But if we shall enter into a farther Consideration of this
Beauty, it will appear most evidently in things appertaining to Civil Discipline ; for it is strange to consider what effects of Piety, Reverence and Religion, are stirred up in mens Minds, by means of this suitable comeliness of apt proportion. A pregnant example whereof we have in the Jupiter carved by Phidias at Elis, which wrought an extraordinary sense of Religion in the People, whereupon the antient and renowned Zeuxis well knowing the excellency and dignity thereof, perswaded Greece in her most flourishing Estate, that the Pictures wherein this Majesty appeared were dedicated to great Princes, and consecrated to the Temples of the Immortal gods, so that they held them in exceeding great estimation ; partly because they were the Works of those famous Masters, who were reputed as gods amongt men ; and partly because they not only represented the Works of God, but also supplyed the defects of Nature : ever making choice of the Flower and Quintessence of Eye-pleasing delights.

Quotation

Proportion is of two sorts either Proper, Expressing the exact Proportion of the Thing to be Represented, or else in Perspective, in Respect of the Eye, differing very much from the other, for according to the Distance of the Thing from the Eye is Judgeth what Proportion the Head hath with the Body.
            For should a
Carver make a Statue according to true Proportion and place it on high, he that below beholds it will judge it Disproportionable, by Reason the upper Parts will come to the Eye in a Sharp Angle, and the lower Parts in a Blunt.
[...].
            So great is the Vertue of
Proportion, that nothing delighteth the Eye without it, since the Grace of all Beautifull Forms consists in a Proportionable Measure of Parts, and as Vitruvious saith, that none can proceed with Judgment without Acquaintance with the Force thereof, it giving the Majesty and Beauty to Bodys, whence he calleth it Eurithmia.
            It hath been of great Force in exciting Mens Minds to Reverence and Devotion, witness the
Statue of Jupiter Carv’d by Phidias ; [...].
           
Proportion is a Correspondency and Agreement of the Measures of the Parts between themselves, and with the whole in every Work
.            This
Correspondency Vitruvius cals Commodulation, because a Modell is a Measure, which being taken at first, measures both the Parts and the Whole.

Quotation

Desseigner. Lat. figurare, delineare, designare. Vitr. In. proem. l. 3. deformare. Il dit deformationes gramicae, au lieu de descriptiones & designationes quae per lineas fiunt. Car γραμμή signifie linea, comme dans son 5. l. c. 4. Il se sert de [grec], pour designatio, descriptio, figura.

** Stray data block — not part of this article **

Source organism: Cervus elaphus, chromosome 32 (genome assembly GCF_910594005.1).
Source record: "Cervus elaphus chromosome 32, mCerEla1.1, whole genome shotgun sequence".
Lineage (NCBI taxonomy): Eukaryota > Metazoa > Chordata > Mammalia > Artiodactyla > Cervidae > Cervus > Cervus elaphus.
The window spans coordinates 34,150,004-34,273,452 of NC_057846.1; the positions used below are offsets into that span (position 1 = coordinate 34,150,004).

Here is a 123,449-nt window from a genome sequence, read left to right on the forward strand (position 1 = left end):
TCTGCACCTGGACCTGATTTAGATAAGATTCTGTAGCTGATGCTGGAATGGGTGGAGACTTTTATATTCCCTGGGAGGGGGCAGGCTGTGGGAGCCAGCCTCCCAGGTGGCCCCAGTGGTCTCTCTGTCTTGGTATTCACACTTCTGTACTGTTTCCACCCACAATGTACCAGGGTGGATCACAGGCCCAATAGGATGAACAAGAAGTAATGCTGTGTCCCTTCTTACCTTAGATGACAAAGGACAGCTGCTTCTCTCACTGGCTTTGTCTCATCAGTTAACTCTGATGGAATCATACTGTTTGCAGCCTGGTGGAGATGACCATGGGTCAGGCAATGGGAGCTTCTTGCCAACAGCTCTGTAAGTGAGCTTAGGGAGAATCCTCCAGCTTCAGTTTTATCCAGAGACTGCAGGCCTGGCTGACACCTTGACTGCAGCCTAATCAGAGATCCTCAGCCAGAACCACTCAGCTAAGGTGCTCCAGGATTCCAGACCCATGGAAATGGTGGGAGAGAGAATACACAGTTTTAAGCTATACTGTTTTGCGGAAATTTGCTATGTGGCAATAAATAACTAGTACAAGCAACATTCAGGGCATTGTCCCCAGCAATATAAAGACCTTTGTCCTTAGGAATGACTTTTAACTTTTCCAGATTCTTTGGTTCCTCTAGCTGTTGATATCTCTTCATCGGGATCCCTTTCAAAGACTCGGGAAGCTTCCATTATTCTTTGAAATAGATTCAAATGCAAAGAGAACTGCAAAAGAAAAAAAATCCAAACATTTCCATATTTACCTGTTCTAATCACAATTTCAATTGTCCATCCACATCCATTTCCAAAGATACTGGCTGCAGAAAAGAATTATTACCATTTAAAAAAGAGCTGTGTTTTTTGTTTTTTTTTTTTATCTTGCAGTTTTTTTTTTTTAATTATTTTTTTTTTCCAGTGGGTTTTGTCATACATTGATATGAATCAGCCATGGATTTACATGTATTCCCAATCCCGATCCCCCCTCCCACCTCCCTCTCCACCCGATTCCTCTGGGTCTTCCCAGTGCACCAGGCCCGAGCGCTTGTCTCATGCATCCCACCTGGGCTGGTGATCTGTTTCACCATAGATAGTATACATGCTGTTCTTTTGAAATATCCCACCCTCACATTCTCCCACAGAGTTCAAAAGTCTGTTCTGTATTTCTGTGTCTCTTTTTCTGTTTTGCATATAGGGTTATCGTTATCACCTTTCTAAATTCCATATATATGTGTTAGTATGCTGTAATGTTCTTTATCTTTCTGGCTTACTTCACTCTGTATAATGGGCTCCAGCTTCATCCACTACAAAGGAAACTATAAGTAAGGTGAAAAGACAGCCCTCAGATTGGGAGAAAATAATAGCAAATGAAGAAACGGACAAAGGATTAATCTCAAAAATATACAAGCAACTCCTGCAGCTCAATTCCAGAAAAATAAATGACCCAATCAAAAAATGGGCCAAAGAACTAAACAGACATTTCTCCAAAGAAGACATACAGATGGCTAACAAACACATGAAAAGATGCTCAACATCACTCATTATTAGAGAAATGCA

Quotation

Analogie Proportie, oft maet der Lidtmaten eens Menschen Beeldts. Het derde Capittel.
1 Proporty, oft ghelijckmaticheyt puere,
Is (ghelijck Plutarhus verhaelt in reden)
Een schoon heerlijck cieraet in der Natuere,
Dees Proporty in ghebouw oft figuere,
Noemt Vitruvius (als Constigh van zeden)
Een seker over-een-comingh der leden,
Oft eyghenschappen als ghebouws in orden,
Als sy wel beleydt nae der Conste worden.

Quotation

Fraisque, ou Fresque. On appelle peindre à Fraisque lorsqu’on peint sur un enduit de mortier tout frais, avec des couleurs détrempées seulement avec de l’eau. Vitr. l. 7. c. 3. appelle udo tectorio, ce que les italiens disent à Fresco. V. p. 397.

Quotation

Fraisque, ou Fresque. On appelle peindre à Fraisque lorsqu’on peint sur un enduit de mortier tout frais, avec des couleurs détrempées seulement avec de l’eau. Vitr. l. 7. c. 3. appelle udo tectorio, ce que les italiens disent à Fresco. V. p. 397.

Quotation

Soo staet oock aen te mercken dat sich de Schilder-Konst tot veele dinghen uytstreckt; en selfs de alder-naeuwkeurighste Natuyr-beschryvers noodigh werdt. {Schilder-Konst noodigh aen de natuerbeschrijvers.} En wy sien hoe dickwils de Leer-Meesters die moeten te hulpe roepen, en hoese om de Natuer der dinghen te beschryven, sijn ghedwonghen tot de af-teyckeningh van Menschen, Vogelen, Visschen, ende kruypende Gedierten te komen: […]
De Bouw-Meesters seght
Vitruvius moeten seer wel inde Teyken-kunde ervaren wesen, op dat sy de hoedanigheyt van haer voorgenomen Werk, met alle sijn omslagh en Ornamenten, te gemackelijker in een Vertoogh-Schets, souden konnen voor-stellen.
De Landt-Meters, Wereldt-Beschryvers en Sterre-Konstenaers, hebben van outs her door de Teycken-kunde alles geestigh weten Af-te-beelden. […]

Quotation

Analogie Proportie, oft maet der Lidtmaten eens Menschen Beeldts. Het derde Capittel.
1 Proporty, oft ghelijckmaticheyt puere,
Is (ghelijck Plutarhus verhaelt in reden)
Een schoon heerlijck cieraet in der Natuere,
Dees Proporty in ghebouw oft figuere,
Noemt Vitruvius (als Constigh van zeden)
Een seker over-een-comingh der leden,
Oft eyghenschappen als ghebouws in orden,
Als sy wel beleydt nae der Conste worden.